The Swiss company that became Patek Philippe was founded in 1839. One of the company’s two founding partners, Antoine Norbert de Patek, met French watch maker Adrien Philippe in 1844 during a presentation of Philippe’s pioneering stem-winding system. In 1845, Patek’s partner decided to strike out on his own and in 1851, Patek Philippe & Cie was born.
From the beginning, Patek Philippe made some of the most complicated — and beautiful — watches ever produced. Fastidious records have been kept on every watch the company has made, so that modern-day collectors can request the repair history of any antique or vintage Patek Philippe watch before making a purchase.
Significantly, the company’s first wristwatch was also Switzerland’s first wristwatch. It was made in 1868 and sold to the Countess Koscowicz of Hungary in 1876. Ornate and clunky by contemporary standards, it was wound with a key and resembled a triptych, with the watch framed by two diamond-and-gold encrusted panels on either side. Patek Philippe has been a luxury brand ever since.
By the end of the 19th century, the technical quality of Patek Philippe watches began to be codified. In 1886, the micromechanical engineering and hand finishing of the firm’s wristwatch movements were awarded the prestigious Geneva Seal. Numerous patents followed, including one for a "split-seconds chronograph" in 1902.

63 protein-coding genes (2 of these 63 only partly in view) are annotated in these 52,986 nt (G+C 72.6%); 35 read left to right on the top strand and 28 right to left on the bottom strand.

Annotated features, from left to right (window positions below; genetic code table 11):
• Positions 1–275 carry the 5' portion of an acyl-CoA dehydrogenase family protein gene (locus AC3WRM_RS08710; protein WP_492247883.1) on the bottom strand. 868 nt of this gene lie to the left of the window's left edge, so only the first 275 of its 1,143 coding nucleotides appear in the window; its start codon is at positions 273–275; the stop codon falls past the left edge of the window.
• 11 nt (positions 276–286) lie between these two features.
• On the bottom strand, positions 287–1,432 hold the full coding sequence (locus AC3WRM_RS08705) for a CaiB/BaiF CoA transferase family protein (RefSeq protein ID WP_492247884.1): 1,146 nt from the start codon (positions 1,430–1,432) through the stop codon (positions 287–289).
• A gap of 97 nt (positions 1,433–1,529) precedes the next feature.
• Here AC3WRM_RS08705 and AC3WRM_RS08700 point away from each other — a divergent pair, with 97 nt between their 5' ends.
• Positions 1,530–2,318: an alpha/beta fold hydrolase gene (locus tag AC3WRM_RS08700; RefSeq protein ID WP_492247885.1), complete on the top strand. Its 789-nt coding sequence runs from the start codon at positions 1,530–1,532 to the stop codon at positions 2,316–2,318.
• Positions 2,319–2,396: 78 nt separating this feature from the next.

Patek Philippe’s first complicated ladies’ wristwatch appeared in 1916. It had a five-minute repeater. In 1922-23, Patek Philippe created the first split-seconds chronograph wristwatch and in 1925 it introduced its first wristwatch with a perpetual calendar.
The 1920s was a vibrant decade for Patek Philippe. Some of its most sought-after antique watches are from this period, including the Officer Gondolo wristwatch from 1920, a perpetual-calendar wristwatch with moon phases in 1925, a repeater in 1926, and a square version of the handsome Gondolo in 1928.
Despite the Great Depression and new owners in 1932, innovation continued through the 1930s. The rectangular Reverso, whose face could be reversed as its name suggests, was produced in 1932, but it took more than a decade for the curiosity to find a buyer. The extra-large, "Staybrite" steel Doctor’s wristwatch arrived in 1937. As for the Calatrava, which is today considered one of the company’s flagship lines, it began in 1932, with new Calatravas added throughout the decade...